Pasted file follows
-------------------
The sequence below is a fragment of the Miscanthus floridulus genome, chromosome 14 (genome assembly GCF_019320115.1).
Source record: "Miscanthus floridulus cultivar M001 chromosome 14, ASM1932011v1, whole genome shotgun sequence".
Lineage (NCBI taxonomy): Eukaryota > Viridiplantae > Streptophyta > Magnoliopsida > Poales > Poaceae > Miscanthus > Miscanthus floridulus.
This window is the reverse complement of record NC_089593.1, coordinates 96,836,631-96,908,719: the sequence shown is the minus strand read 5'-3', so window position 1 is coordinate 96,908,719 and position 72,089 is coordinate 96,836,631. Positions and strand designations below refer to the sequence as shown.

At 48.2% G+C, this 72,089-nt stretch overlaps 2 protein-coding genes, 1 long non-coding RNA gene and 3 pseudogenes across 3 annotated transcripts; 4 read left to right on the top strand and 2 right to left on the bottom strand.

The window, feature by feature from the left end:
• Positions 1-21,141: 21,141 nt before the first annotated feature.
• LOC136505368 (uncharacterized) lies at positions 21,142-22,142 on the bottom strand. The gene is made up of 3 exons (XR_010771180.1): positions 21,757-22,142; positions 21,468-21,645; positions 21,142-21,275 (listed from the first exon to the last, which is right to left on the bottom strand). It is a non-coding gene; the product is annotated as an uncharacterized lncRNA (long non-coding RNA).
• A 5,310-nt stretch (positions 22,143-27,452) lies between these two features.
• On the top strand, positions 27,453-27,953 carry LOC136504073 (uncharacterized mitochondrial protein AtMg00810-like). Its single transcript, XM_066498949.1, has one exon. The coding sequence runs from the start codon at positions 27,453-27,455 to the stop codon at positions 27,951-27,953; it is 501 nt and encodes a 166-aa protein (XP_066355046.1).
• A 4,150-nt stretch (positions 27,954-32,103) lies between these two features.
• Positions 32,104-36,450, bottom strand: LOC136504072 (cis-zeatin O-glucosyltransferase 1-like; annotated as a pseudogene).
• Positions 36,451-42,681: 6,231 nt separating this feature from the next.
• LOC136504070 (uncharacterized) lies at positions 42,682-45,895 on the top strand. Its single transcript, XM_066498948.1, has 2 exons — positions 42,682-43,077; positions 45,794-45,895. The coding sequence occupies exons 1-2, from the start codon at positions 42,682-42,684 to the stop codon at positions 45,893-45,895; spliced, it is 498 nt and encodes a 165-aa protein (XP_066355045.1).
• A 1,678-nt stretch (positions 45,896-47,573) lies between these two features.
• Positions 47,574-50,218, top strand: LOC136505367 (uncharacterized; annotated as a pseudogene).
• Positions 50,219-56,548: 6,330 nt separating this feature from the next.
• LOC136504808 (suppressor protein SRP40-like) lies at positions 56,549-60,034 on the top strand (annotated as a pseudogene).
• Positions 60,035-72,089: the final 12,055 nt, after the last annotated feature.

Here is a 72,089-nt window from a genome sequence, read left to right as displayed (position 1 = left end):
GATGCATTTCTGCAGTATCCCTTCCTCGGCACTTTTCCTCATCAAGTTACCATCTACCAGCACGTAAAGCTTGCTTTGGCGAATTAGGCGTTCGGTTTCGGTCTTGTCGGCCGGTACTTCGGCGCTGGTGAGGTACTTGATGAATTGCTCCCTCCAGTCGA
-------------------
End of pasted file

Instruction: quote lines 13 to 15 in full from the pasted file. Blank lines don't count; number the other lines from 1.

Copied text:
• Positions 36,451-42,681: 6,231 nt separating this feature from the next.
• LOC136504070 (uncharacterized) lies at positions 42,682-45,895 on the top strand. Its single transcript, XM_066498948.1, has 2 exons — positions 42,682-43,077; positions 45,794-45,895. The coding sequence occupies exons 1-2, from the start codon at positions 42,682-42,684 to the stop codon at positions 45,893-45,895; spliced, it is 498 nt and encodes a 165-aa protein (XP_066355045.1).
• A 1,678-nt stretch (positions 45,896-47,573) lies between these two features.